News

First free practical guide to NVDA screen reader released

no

Media Access Australia has released the first free training resource for the NVDA screen reader: a ‘wikispace’ that provides a step-by-step guide to installing and using the free assistive technology.

The NonVisual Desktop Access (NVDA) is a free and open source screen reader for the Microsoft Windows operating system. It communicates the contents of a computer screen via synthetic speech and Braille, enabling people who are blind or vision impaired to perform computer tasks such as searching the internet and writing documents.

Digital media and technology: 

Top of page

Access to telecommunications review launched

no

The Department of Broadband, Communications and the Digital Economy has launched an inquiry into access to telecommunications services which include telephones, the National Relay Service (NRS), mobile devices and the Internet. 

The Terms of Reference to the ‘Review of access to telecommunications by people with disability, older Australians and people experiencing illness’ is now open for comment from individuals, consumers, and representatives until 19th August 2011.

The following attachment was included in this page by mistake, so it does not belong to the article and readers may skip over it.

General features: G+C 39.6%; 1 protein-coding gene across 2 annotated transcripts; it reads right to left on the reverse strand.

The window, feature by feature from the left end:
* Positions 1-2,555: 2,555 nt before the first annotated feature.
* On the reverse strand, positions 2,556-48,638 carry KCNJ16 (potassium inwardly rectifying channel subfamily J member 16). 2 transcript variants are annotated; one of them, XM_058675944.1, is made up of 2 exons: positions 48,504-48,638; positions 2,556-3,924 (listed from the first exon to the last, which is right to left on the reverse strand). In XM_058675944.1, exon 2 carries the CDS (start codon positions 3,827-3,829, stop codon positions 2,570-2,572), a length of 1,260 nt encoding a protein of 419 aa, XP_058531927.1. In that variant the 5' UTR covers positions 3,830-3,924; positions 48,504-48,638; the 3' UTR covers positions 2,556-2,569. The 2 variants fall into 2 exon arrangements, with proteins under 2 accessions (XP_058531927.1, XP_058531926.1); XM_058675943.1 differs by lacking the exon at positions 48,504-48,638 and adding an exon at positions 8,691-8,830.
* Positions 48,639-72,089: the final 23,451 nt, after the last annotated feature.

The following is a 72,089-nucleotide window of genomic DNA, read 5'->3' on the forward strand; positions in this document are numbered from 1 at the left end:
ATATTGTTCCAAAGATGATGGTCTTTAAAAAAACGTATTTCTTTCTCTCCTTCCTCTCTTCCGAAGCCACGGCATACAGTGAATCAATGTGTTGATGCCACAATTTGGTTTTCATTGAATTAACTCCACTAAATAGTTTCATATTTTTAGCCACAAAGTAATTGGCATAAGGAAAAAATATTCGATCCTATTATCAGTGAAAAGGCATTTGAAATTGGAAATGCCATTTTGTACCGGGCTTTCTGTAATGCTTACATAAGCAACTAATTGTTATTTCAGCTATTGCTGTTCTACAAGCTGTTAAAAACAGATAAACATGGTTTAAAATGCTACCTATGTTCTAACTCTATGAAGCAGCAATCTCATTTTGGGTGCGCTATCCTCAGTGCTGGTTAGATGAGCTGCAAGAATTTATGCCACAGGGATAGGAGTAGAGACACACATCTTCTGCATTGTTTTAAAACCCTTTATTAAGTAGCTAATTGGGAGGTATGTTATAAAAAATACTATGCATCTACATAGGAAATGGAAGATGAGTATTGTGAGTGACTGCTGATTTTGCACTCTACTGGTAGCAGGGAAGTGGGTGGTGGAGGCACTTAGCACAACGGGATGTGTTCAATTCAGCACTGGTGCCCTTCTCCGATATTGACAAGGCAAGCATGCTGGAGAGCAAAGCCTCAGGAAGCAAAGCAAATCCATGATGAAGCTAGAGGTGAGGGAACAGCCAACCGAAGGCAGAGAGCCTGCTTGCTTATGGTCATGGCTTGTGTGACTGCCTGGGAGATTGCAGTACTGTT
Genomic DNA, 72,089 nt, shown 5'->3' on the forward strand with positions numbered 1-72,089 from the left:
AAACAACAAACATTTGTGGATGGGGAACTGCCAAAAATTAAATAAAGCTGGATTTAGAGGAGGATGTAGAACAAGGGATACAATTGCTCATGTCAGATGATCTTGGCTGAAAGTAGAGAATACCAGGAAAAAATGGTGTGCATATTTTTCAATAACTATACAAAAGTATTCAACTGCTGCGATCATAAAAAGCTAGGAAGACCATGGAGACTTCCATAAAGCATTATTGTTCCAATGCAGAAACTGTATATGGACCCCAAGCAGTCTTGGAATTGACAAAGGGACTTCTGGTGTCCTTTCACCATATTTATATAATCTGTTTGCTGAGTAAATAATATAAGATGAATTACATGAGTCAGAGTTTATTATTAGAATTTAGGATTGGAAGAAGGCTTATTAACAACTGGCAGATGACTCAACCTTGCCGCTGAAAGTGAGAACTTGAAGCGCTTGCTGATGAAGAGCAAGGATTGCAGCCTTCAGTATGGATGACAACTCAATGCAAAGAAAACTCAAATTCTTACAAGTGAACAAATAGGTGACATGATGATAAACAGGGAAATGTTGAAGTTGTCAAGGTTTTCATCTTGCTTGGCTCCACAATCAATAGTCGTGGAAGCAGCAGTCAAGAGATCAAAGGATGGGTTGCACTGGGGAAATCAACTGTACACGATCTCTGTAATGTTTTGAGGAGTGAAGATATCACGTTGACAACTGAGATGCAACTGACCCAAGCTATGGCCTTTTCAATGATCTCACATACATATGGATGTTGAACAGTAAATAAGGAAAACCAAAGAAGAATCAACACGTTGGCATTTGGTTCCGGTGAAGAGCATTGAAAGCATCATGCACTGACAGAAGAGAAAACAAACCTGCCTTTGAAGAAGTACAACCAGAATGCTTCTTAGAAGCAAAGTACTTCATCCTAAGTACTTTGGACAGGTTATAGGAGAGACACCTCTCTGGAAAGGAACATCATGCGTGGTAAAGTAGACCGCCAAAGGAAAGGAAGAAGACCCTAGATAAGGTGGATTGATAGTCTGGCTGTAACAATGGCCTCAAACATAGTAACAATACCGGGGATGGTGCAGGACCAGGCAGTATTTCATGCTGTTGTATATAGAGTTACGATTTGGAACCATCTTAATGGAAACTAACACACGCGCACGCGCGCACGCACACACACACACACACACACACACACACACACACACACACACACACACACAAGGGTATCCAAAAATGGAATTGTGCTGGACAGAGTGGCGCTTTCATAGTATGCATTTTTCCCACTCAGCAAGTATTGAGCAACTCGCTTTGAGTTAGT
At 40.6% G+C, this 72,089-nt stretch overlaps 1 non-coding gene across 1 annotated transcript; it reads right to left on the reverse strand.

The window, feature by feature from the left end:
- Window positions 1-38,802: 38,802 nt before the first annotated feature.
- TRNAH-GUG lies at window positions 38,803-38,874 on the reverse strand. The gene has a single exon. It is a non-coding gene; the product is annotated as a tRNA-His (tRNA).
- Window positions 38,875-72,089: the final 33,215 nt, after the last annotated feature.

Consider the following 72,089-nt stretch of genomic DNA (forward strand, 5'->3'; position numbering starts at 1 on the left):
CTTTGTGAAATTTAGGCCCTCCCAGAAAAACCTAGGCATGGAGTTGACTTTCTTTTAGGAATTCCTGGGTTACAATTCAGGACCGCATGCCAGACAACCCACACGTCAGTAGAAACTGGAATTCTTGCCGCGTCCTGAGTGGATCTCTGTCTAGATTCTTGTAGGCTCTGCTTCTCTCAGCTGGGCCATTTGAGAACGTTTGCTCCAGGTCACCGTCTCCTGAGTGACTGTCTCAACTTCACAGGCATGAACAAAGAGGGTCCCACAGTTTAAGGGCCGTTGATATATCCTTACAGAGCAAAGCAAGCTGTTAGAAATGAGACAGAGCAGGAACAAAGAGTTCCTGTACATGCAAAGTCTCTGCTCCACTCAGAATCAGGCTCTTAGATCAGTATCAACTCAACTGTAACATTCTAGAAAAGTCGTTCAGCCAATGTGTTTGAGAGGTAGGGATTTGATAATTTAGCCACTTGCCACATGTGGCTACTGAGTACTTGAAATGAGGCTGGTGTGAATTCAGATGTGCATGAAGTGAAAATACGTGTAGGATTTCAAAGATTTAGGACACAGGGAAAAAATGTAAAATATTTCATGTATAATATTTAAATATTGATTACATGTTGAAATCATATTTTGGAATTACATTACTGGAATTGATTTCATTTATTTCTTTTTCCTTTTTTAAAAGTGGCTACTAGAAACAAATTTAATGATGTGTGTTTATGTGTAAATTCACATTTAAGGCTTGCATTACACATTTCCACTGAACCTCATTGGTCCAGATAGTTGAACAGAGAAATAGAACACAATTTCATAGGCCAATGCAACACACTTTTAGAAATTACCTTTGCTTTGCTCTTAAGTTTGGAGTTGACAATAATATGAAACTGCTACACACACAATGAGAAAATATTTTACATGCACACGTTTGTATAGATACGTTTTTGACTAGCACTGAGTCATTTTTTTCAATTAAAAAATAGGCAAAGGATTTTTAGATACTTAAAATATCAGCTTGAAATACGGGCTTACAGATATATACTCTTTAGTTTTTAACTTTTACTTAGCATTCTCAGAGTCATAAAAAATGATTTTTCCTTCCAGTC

The review aims to explore, in relation to people needing assistance to access telecommunication services:

News alert taxonomy: 

Top of page

US delays web access requirements

no

The United States Department of Justice (DOJ) has delayed the introduction of formal web access requirements for commercial and public organisations until at least 2013.

The DOJ has advised that it will not publish a ‘Notice of Proposed Rule Making’ (NPRM) relating to web access obligations until December 2012. An NPRM is the final step in the process of regulation formulation before a rule is actually created, meaning that formal regulations are unlikely until the following year at least.

News alert taxonomy: 

Top of page

Australian university adopts Google Apps for Education with known accessibility issues

no

Australia’s RMIT University may be excluding students with disabilities after all of its 74,000 student email accounts were moved to Google Apps for Education.

Google Apps for Education is a suite of hosted email and collaboration applications, such as Google Mail (Gmail), Google Documents and Google Calendar, that are available to schools and universities free of charge.

Brian Clark, Executive Director of Information Technology Services at RMIT, is also expecting students to use the collaborative applications in the suite.

“There’s a range of collaborative features built into Google Apps’ technology that will allow students to collaborate on assignments,” said Clark.


Top of page

Pages

Subscribe to RSS - News